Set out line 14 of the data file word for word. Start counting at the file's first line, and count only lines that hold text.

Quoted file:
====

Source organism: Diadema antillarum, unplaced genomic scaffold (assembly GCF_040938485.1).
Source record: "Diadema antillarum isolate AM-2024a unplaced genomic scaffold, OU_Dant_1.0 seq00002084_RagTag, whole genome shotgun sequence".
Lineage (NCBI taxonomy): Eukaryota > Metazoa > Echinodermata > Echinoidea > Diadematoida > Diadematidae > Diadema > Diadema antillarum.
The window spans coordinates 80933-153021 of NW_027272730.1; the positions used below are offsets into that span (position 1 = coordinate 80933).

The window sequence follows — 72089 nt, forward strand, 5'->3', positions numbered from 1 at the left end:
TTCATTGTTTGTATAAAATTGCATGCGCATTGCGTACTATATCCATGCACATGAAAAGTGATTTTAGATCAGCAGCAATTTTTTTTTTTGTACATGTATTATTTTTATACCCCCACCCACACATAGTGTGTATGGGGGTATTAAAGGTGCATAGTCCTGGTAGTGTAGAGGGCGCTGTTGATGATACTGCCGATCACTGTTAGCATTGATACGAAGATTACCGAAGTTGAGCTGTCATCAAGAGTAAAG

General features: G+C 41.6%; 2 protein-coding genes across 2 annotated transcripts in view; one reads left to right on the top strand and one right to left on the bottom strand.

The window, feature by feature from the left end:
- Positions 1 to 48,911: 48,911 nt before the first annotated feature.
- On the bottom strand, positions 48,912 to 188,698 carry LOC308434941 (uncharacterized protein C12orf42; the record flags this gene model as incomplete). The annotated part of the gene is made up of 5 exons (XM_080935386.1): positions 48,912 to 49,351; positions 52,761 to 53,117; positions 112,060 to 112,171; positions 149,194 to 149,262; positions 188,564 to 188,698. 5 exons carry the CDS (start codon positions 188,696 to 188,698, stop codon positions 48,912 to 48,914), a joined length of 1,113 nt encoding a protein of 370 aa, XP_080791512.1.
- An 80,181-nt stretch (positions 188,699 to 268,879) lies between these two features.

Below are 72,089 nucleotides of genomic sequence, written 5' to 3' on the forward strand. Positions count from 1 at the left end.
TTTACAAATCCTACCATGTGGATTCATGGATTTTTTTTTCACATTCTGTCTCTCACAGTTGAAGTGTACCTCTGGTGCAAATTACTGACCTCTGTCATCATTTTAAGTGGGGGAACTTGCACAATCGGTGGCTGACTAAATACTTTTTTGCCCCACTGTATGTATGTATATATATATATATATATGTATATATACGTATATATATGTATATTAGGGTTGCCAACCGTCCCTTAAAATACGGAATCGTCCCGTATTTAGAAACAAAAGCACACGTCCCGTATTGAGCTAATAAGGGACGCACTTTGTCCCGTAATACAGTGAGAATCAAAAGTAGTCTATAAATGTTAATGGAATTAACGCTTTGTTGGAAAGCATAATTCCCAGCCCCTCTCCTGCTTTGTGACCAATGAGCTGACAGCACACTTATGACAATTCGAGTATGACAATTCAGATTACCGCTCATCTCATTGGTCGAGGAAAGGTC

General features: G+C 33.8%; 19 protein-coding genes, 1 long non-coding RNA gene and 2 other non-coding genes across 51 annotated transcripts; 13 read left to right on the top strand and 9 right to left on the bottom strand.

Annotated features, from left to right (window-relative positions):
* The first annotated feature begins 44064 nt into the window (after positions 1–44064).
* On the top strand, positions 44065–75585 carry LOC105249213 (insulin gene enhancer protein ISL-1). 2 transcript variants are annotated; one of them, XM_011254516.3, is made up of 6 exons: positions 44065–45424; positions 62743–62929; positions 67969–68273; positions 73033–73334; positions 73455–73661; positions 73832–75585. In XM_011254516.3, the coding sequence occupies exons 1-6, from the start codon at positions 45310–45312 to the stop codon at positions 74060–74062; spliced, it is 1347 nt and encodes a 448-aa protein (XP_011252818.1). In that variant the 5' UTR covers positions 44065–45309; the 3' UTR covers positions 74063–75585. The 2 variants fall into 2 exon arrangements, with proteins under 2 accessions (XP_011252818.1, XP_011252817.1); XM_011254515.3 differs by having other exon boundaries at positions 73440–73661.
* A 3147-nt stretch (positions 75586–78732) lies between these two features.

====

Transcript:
General features: G+C 33.8%; 19 protein-coding genes, 1 long non-coding RNA gene and 2 other non-coding genes across 51 annotated transcripts; 13 read left to right on the top strand and 9 right to left on the bottom strand.